I’ve found these Push Moulds on the shelves of Spotlight and of most art and craft stores. They are a Latex mould about 15 x 10cm which has recessed moulds of various themes – People, Animals, Houses, Dolls – the list goes on. You will find the push moulds wherever you find the Sculpey or clay.
For today’s Tip I am using the “People”push mould which comes with the head and torso of a man, woman, small boy and small girl plus some of their accessories.
The Sculpey needs to be manipulated in to a ball roughly the same size as the mould you are putting it in to. You need to get the Sculpey to a point where it is nice and soft – easy to push in to a mould.
Push the Sculpey ball into the mould ONE PIECE AT A TIME – it’s better to have too much Sculpey and then have to cut some off rather than too little. Keep pushing the Sculpey into the mould as if you are putting Spackle into a hole in the wall – nice and even, pushing more even when you think it can’t go in any further. You are trying to get it into every nook and cranny of the mould.
Once the Sculpey/Clay is in the mould it needs to stay there for a while to harden and become firmer. But don’t wait too long – we don’t want it become brittle. (Except in the case of air drying clay when it would be best to leave it in over night).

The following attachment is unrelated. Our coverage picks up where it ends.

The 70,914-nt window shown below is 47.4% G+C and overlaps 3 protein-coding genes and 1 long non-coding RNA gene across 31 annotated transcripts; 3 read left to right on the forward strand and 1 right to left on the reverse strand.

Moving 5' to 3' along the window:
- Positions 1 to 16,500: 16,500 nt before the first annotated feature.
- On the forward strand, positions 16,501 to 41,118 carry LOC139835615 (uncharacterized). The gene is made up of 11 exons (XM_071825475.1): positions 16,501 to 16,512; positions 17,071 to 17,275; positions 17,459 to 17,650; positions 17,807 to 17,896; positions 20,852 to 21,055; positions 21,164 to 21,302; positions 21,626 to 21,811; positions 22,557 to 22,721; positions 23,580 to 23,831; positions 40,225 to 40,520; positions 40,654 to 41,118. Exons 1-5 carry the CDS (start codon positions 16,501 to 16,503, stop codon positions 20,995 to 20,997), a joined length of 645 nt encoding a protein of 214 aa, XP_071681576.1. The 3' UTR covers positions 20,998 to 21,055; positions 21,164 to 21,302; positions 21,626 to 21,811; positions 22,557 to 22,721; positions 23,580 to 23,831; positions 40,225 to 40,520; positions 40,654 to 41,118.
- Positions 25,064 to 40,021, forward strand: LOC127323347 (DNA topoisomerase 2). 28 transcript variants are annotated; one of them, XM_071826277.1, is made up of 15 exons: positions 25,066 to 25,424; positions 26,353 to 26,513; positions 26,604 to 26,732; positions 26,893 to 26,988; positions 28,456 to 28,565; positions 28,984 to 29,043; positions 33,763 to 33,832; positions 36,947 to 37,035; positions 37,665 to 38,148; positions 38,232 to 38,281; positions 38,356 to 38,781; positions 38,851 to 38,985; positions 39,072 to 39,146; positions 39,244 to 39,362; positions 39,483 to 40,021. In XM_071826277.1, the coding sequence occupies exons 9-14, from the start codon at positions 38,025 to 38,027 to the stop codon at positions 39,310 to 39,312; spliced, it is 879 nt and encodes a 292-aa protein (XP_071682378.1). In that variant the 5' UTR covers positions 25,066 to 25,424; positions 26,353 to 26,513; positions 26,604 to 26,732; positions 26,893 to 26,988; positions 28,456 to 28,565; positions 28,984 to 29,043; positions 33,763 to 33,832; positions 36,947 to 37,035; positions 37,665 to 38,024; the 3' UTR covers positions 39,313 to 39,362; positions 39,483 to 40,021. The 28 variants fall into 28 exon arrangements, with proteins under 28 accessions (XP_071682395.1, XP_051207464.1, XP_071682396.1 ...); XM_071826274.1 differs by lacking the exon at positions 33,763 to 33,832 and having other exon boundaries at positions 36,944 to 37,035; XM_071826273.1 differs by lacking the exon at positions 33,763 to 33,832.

Once the clay or sculpey has become firmer, you need to push it OUT of the mould. This is a bit tricky, but all you have to do is push the mould over (upside down) with one hand and then bend/flex the mould slightly in order to slowly push the moulds out.
You should end up with something like these:
Bake in a warm oven (follow the direction on the Sculpey pack) at approx 120 degrees C for about 35 mintues. The Sculpey will shrink a little and end up very firm when cold.
Use a stencil knife to cut off any extra “bits” that have been left on the mould.
Now it’s time to paint the moulds – you COULD actually make the moulds already coloured by using different colours of Sculpey at the beginning, but unless you are prepared to work under a microscope you will find that pretty hard work!
To paint the mould you need to use ordinary acrylic paint (I’ve used Making Memories) with a small brush. Apply the areas of colour that would be considered the BACKGROUND. IN this instance (with the small girl) I painted her skin colour first, then hair, then sleeves, then pinafore, then details. The reason for this is that if you make a mistake doing those other layers first, you can always cover it up with a top layer.
And here is the whole family:
Have fun with this girls!!